50 East North Temple Street
Salt Lake City, UT 84150-1521
Online donations may be made by going to donate.ldsphilanthropies.org.
Members who desire to contribute financially to the construction of temples are invited to do so as their circumstances permit. They may contribute by using the Tithing and Other Offerings form. They indicate the donation by writing “temple construction” in the “Other” category. If members want to designate the donation for a specific temple, they may note this on the form.
Leaders should not conduct fundraising efforts or establish assessments or goals for contributions to the temple construction fund.
The Perpetual Education Fund program assists worthy young adults who need help in qualifying for employment opportunities in their own countries by providing loans for career training and education.
Those who desire to contribute to this fund may use the Tithing and Other Offerings form. The ward remits these contributions according to instructions from Church headquarters or the assigned area office.
For more information about the Perpetual Education Fund, see 22.13.
Philanthropies of The Church of Jesus Christ of Latter-day Saints is a department of the Office of the Presiding Bishopric that correlates, encourages, facilitates, and accepts voluntary philanthropic contributions to the Church and its affiliated charities and activities. Assistance in making contributions may be obtained by contacting the Philanthropies office as follows:
1450 North University Avenue
Provo, UT 84604-6080
Telephone: 1-801-356-5300 or 1-800-525-8074
Online donations may be made at ldsphilanthropies.org.
The Church normally discourages paying tithing and other donations in kind. It is preferable for members to dispose of the property themselves and then pay tithing and other donations in cash. However, in-kind donations may be accepted in certain cases and may be a common practice in some areas of the world.
The Church accepts (1) stocks, bonds, or other securities that are marketable immediately and (2) some marketable real estate. Before accepting these contributions, local leaders should receive approval from Church headquarters or the assigned area office. If members want to contribute other items, the bishop seeks approval from the stake president. The stake president contacts Church headquarters or the area office for approval before authorizing the bishop to accept the items.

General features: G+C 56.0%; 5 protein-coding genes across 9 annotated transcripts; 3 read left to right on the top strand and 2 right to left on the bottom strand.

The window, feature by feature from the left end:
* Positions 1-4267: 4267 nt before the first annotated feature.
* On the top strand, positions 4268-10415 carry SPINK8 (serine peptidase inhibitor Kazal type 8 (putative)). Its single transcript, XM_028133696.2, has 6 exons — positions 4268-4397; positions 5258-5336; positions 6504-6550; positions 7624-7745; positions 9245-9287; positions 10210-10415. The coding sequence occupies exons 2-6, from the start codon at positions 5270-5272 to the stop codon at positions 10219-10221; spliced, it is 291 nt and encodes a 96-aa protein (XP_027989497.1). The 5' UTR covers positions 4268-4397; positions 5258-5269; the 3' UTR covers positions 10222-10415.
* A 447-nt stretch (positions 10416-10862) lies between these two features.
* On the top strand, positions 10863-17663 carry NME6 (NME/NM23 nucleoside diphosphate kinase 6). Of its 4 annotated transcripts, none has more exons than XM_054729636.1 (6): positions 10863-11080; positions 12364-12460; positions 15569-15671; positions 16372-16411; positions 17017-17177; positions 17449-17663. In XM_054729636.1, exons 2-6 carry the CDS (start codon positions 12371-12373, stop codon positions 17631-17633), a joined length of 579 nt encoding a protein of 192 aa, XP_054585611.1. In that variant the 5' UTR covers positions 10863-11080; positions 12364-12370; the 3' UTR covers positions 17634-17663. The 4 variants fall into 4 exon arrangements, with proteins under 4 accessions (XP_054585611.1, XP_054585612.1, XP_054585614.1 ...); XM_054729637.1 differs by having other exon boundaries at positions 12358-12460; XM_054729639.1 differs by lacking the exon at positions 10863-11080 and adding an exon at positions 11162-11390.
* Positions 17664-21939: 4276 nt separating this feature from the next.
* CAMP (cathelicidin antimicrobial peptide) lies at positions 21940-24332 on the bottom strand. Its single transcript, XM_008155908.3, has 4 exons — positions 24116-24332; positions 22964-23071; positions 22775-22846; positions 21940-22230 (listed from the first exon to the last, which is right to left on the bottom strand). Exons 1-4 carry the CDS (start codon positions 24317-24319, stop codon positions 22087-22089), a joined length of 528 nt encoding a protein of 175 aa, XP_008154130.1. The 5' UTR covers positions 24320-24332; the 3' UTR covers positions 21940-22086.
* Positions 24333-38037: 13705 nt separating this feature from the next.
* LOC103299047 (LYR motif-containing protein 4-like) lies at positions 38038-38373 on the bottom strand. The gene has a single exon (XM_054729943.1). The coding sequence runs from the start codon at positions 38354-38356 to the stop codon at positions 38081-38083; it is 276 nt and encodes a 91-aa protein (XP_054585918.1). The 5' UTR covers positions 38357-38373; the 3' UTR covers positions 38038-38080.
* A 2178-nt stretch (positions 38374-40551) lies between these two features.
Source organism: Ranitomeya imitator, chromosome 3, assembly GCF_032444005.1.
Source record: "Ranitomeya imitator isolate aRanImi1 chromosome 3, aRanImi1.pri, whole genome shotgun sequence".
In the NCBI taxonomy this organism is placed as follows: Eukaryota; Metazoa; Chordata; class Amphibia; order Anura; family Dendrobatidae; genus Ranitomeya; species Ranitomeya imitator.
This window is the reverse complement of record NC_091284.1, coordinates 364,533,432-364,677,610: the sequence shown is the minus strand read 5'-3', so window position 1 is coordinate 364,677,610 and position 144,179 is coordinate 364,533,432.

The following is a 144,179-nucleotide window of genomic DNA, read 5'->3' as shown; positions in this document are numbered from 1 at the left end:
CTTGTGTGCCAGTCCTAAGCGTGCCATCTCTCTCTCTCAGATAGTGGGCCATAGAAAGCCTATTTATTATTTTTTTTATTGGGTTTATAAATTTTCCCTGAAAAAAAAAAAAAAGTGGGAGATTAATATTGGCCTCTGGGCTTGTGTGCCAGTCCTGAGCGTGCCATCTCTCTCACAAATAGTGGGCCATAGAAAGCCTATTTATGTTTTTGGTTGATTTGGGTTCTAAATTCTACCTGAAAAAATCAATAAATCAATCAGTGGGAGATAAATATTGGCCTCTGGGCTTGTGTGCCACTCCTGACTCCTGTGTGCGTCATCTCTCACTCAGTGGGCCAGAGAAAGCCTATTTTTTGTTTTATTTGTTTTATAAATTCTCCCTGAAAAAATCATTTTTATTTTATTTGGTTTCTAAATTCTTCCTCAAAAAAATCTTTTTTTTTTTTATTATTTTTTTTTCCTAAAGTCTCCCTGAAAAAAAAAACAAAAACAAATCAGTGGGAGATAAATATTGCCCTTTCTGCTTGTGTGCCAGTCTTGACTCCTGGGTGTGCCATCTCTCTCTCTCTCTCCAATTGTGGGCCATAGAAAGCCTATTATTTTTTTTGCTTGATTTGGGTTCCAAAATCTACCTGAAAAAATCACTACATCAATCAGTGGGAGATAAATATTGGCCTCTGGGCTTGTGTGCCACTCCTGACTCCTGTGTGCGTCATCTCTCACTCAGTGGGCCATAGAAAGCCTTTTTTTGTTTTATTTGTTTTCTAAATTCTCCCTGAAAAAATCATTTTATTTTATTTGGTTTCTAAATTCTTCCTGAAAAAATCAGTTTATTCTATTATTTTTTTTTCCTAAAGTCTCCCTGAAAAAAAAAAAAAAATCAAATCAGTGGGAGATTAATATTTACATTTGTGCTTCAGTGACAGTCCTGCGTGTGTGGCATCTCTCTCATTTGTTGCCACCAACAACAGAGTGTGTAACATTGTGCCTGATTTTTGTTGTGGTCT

Stake presidents and bishops should inform those who contribute tithes and other offerings that these contributions cannot be refunded. This policy applies also to missionary contributions that are prepaid.
When tithes and other offerings are given to the Church, they belong to the Lord, to whom they are consecrated. The essence of all such contributions is that they are freewill offerings, made without reservation of purpose, retention of control, ownership in any form, or expectation of any benefit by the donor other than the Lord’s blessings. It is therefore improper to refund contributions given to the Church. Doing so would violate the spirit of freewill offerings. In some countries, refunding contributions could also cause legal and income tax complications for both the contributor and the Church.
The amount of tithing and other offerings paid by a member is confidential. Only the bishop and those who are authorized to handle such contributions should know the amount. Stake presidents and bishops are not to announce the total amount of tithing received.
If necessary, the bishop may tell the elders quorum president whether individual quorum members are full-tithe payers, contributors to the tithing funds, or exempt. The elders quorum president must keep this information confidential.
The stake president and bishop ensure that all Church funds are properly handled and accounted for according to current financial instructions. General principles are outlined in the following sections.
The Lord has given bishops the sacred trust of receiving and accounting for the tithes and other offerings of the Saints (see Doctrine and Covenants 42:30–33; 119). Only the bishop and his counselors may receive tithes and other offerings. Under no circumstances should their wives, other members of their families, clerks, or other ward members receive these contributions. The only exception is when Aaronic Priesthood holders are assigned to collect fast offerings (see 34.4.2).
Ward members give contributions to a member of the bishopric in a sealed envelope with a properly completed Tithing and Other Offerings form enclosed. Church members should not leave their donations unattended, such as by placing them in a contribution box or under the door of the bishop’s office.
Checks should be made payable to the ward, not to the bishop or the Church. In units where members make payments electronically (such as direct deposit or automatic bill pay), payments should be deposited in the Church’s bank account as instructed by Church headquarters or the assigned area office.
Only the stake president and his counselors should receive funds for the stake. They should maintain custody of the funds until the funds are recorded and prepared for deposit by a member of the stake presidency and a clerk.
Contribution envelopes should be opened and verified on Sunday, except during tithing settlement, when they are opened and verified on the day they are received. Contributions should be opened and verified in a location that affords privacy. Two persons—a member of the bishopric and a clerk, or two members of the bishopric—open each envelope together to verify that the funds enclosed are the same as the amount written on the Tithing and Other Offerings form. If the funds and the written amount differ, the contributor should be contacted as soon as possible to resolve the difference.